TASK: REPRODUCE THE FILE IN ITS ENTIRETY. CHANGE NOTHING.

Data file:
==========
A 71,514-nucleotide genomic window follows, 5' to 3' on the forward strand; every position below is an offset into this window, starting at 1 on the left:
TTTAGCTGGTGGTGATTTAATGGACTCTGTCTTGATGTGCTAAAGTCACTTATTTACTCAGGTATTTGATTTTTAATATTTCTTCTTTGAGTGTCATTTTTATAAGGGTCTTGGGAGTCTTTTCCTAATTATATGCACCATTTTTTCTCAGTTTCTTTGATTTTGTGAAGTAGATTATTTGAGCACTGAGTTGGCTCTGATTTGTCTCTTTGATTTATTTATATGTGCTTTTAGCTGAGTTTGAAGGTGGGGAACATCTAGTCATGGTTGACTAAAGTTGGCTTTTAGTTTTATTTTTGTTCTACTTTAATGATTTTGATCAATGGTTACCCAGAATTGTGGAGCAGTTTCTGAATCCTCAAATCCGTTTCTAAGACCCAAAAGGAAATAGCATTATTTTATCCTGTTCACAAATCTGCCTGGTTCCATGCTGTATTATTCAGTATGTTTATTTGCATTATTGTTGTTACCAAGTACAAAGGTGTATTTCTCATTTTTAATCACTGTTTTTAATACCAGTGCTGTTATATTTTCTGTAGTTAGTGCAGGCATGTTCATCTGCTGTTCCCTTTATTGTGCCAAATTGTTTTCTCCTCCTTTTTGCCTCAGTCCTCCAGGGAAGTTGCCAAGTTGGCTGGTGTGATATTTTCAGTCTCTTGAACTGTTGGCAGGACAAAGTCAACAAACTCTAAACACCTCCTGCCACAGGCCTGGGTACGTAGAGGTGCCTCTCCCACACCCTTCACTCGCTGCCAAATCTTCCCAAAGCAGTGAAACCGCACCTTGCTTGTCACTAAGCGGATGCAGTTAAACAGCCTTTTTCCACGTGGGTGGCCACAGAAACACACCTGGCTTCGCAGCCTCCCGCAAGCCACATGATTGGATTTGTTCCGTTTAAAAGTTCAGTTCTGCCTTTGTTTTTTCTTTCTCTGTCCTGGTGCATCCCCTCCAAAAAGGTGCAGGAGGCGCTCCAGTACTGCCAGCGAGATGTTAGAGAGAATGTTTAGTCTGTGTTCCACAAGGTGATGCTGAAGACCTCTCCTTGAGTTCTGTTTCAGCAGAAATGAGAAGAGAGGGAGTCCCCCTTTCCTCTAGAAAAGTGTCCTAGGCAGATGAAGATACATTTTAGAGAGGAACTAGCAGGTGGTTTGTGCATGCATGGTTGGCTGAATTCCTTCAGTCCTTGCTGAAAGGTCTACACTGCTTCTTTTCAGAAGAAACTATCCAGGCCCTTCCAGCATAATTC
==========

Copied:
A 71,514-nucleotide genomic window follows, 5' to 3' on the forward strand; every position below is an offset into this window, starting at 1 on the left:
TTTAGCTGGTGGTGATTTAATGGACTCTGTCTTGATGTGCTAAAGTCACTTATTTACTCAGGTATTTGATTTTTAATATTTCTTCTTTGAGTGTCATTTTTATAAGGGTCTTGGGAGTCTTTTCCTAATTATATGCACCATTTTTTCTCAGTTTCTTTGATTTTGTGAAGTAGATTATTTGAGCACTGAGTTGGCTCTGATTTGTCTCTTTGATTTATTTATATGTGCTTTTAGCTGAGTTTGAAGGTGGGGAACATCTAGTCATGGTTGACTAAAGTTGGCTTTTAGTTTTATTTTTGTTCTACTTTAATGATTTTGATCAATGGTTACCCAGAATTGTGGAGCAGTTTCTGAATCCTCAAATCCGTTTCTAAGACCCAAAAGGAAATAGCATTATTTTATCCTGTTCACAAATCTGCCTGGTTCCATGCTGTATTATTCAGTATGTTTATTTGCATTATTGTTGTTACCAAGTACAAAGGTGTATTTCTCATTTTTAATCACTGTTTTTAATACCAGTGCTGTTATATTTTCTGTAGTTAGTGCAGGCATGTTCATCTGCTGTTCCCTTTATTGTGCCAAATTGTTTTCTCCTCCTTTTTGCCTCAGTCCTCCAGGGAAGTTGCCAAGTTGGCTGGTGTGATATTTTCAGTCTCTTGAACTGTTGGCAGGACAAAGTCAACAAACTCTAAACACCTCCTGCCACAGGCCTGGGTACGTAGAGGTGCCTCTCCCACACCCTTCACTCGCTGCCAAATCTTCCCAAAGCAGTGAAACCGCACCTTGCTTGTCACTAAGCGGATGCAGTTAAACAGCCTTTTTCCACGTGGGTGGCCACAGAAACACACCTGGCTTCGCAGCCTCCCGCAAGCCACATGATTGGATTTGTTCCGTTTAAAAGTTCAGTTCTGCCTTTGTTTTTTCTTTCTCTGTCCTGGTGCATCCCCTCCAAAAAGGTGCAGGAGGCGCTCCAGTACTGCCAGCGAGATGTTAGAGAGAATGTTTAGTCTGTGTTCCACAAGGTGATGCTGAAGACCTCTCCTTGAGTTCTGTTTCAGCAGAAATGAGAAGAGAGGGAGTCCCCCTTTCCTCTAGAAAAGTGTCCTAGGCAGATGAAGATACATTTTAGAGAGGAACTAGCAGGTGGTTTGTGCATGCATGGTTGGCTGAATTCCTTCAGTCCTTGCTGAAAGGTCTACACTGCTTCTTTTCAGAAGAAACTATCCAGGCCCTTCCAGCATAATTC